Friday, August 19, 2022

I Coulda Been A Contender

I've written so many posts examining and lamenting what I can't help but think is people's predominant thought of me, which is "what a waste". 

It feels cocky and arrogant to even publicly postulate. I really don't like drawing attention to my meagre skills and talents, particularly when it's obvious to all and sundry I haven't done fuck-all with any of them. It's even more mystifying, to you and to me, why I don't just, oh, I dunno, DO SOMETHING.  

Every time I sit down to write something fictional, my mind slams shut and locks. Nope, nope, not today. What's that? A glimmer of an IDEA? Let's start building it. How? Fuck if I know, that's your job.  And the idea doesn't so much shatter as vaporize. 

Nonfiction? Sure, if I could find a topic I'm interested enough about. You get much longer than a good meaty blog and that's all I have to say about that. Then I have to fantasize that other people will be sufficiently interested in whatever I have to say to invest money and time. I'm grateful enough people read these blogs. My average view count lately is in the thirties. While I'm undoubtedly and supremely grateful to those who choose to view my spewings, that view count suggests there aren't many of you.

I can insist until I'm bluefaced that I've no interest in the rat race, because even if you win that thing, you're still a rat. I even believe myself, most of the time. And then I think to myself I want to see Scotland. I want to see Vesuvius. I want to see Hawaii. Those things cost money, in quantities it will take years to save for to achieve even one of those goals. 

I'm fifty years old. The time to make goals like these was thirty years ago.


This is not new, of course. Something like this takes root in earliest childhood and spreads. You're forgiven not knowing an answer to what do you want to be when you grow up?...but only for a while. My earliest answer to that question was a child's hero-worship: I wanted to be a cop like Dad. My parents loved me very much but hated each other at least as much, and so even though I was never abused in any way, home never felt safe to me. In a child's way, I wanted to be a safe place anyone could go to when things looked bad. That's a cop. (Tellingly, I had yet to meet anyone of colour who could give me another perspective on that: Black mothers tell their kids to run from police, not to.)

I knew how fucked up my eyes were early on. How could I not? I had to sit at the front of every classroom just to have a hope of reading the board. Vision was the sense I least trusted and often completely discarded.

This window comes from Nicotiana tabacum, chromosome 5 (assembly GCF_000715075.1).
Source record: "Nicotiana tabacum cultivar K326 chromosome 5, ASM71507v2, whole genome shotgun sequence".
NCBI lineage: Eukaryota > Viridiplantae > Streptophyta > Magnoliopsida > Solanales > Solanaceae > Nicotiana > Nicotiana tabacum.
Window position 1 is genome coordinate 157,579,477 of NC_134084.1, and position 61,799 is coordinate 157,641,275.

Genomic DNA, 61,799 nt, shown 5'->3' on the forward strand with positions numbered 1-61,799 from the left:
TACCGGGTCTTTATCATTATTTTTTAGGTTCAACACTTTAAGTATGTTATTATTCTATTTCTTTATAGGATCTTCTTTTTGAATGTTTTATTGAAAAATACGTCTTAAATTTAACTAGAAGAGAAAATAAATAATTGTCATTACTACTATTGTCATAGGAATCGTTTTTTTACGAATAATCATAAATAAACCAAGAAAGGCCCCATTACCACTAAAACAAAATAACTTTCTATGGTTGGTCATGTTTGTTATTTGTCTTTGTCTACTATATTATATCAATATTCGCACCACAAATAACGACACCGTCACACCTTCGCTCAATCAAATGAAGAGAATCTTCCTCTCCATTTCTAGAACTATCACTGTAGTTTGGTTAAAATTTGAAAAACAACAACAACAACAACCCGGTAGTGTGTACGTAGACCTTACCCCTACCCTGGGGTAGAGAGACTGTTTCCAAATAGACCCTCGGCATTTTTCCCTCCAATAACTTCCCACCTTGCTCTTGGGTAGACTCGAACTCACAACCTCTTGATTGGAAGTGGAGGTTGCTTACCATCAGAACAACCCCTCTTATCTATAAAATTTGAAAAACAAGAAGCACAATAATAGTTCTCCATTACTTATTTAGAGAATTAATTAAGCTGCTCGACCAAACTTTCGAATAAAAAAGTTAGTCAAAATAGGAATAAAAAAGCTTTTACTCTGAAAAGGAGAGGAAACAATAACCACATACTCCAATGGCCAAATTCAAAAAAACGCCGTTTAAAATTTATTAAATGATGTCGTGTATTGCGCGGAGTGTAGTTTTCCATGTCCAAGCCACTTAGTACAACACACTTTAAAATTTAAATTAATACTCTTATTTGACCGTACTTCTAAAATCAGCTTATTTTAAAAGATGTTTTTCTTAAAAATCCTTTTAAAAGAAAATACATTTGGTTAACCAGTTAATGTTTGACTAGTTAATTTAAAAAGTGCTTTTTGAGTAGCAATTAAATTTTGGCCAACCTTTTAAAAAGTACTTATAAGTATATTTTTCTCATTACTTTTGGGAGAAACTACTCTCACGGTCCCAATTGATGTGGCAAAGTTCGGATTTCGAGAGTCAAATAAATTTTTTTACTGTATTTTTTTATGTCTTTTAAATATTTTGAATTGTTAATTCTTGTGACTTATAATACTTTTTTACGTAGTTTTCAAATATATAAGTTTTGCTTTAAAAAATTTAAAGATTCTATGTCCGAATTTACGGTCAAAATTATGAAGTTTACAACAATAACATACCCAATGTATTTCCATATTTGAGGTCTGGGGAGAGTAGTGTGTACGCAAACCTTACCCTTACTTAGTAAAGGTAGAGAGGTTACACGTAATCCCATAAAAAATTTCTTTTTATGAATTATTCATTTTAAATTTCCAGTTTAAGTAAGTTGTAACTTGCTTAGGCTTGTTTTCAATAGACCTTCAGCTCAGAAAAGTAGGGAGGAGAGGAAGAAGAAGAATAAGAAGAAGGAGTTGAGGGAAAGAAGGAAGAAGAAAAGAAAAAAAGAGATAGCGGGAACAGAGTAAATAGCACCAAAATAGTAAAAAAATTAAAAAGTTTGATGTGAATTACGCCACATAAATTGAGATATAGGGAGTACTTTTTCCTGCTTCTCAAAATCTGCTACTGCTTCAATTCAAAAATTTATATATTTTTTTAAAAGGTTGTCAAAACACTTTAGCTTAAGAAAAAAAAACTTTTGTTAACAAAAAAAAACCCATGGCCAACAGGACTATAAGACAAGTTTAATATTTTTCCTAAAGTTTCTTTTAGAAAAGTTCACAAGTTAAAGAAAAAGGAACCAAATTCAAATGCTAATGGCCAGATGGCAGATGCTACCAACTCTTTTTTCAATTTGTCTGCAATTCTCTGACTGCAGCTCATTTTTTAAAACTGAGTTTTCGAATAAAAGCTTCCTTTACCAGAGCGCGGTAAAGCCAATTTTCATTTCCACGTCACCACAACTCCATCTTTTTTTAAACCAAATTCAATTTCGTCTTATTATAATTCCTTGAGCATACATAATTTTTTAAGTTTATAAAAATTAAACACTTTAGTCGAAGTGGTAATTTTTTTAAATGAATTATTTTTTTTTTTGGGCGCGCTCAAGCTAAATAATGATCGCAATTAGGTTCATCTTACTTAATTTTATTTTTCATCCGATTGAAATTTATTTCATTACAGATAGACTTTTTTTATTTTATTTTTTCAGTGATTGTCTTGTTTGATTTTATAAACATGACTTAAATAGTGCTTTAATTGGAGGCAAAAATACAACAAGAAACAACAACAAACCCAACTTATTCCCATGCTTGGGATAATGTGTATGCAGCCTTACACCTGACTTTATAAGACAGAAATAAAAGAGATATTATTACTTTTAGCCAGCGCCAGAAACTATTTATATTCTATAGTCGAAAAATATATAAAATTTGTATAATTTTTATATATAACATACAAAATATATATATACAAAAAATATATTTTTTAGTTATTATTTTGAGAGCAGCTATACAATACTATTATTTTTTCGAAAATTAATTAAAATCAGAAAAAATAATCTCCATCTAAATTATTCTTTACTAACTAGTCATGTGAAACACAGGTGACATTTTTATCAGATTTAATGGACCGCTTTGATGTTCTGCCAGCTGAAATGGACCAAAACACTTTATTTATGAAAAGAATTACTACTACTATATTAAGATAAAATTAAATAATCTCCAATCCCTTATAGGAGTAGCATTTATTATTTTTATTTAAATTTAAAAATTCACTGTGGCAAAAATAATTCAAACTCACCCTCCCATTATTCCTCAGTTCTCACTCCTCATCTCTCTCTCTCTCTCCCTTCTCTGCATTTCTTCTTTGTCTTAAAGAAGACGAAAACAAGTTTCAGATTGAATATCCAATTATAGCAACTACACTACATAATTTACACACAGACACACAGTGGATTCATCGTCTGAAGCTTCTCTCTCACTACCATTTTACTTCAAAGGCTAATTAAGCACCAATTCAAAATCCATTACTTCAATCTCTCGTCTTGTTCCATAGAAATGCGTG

Cops need vision. Kinda goes without saying. 

But I didn't want glasses, oh, how I didn't want glasses. In the 1980s only Nerds and Geeks and Quads wore glasses. (That last stands for 'quadriplegic': it was a commonly applied epithet.) I was acutely aware that my differences from human boys would provoke bullies, but I'd be damned if I was going to call attention to them visibly. If that meant I couldn't see for shit, so what. Seeing's shit, I said.

So then I got glasses, because even though I thought seeing was shit,  nobody else seemed to share that opinion. And home instantly  became the only safe place for me outside the classroom. Even inside the classroom I wasn't fully spared from anything that could be shielded from a teacher's eyes. I got spit on and randomly rabbit-punched. I got nasty notes passed to me, many of them inviting me to suk my cock you FAGGOT. They didn't like it much when I noted the irony in me being called a FAGGOT while being ordered to perform a sex act on another man. But in a neat maneuver that nicely foreshadows today's political climate, that jab never seemed to land. I know you are, but what am I?

The glasses mostly fixed my eyes, but they didn't do much for my brain.

It took experiments for Eva to believe this, but it's true. I don't see things where they are. I see things a few inches from where they are, and so fast moving things like baseballs thrown at my head usually went exactly where they were thrown, to the mass hilarity of all and sundry. I've adapted insofar as I can, but nothing will ever convince me I'm not holding something level even as it splashes or slithers. This rises to the level of a handicap only when it comes to driving a car. I can't tell where I end and the road starts and believe you me, you don't want me to try. Not with you in the same postal code. 

So yeah. Complicating factors. Probably not insurmountable, but if you have always felt small and insignificant, molehills look like mountains and mountains look like fuck this.

I took that English degree in pursuit of who knows what. An easy path, probably: English was a subject I could ace without coherent thought, unlike, say, math. I will never, ever forget somebody posing the adult version of "what do you want to be when you grow up?" in first year university. "What are you doing with that degree? I guess you'll be a teacher, then."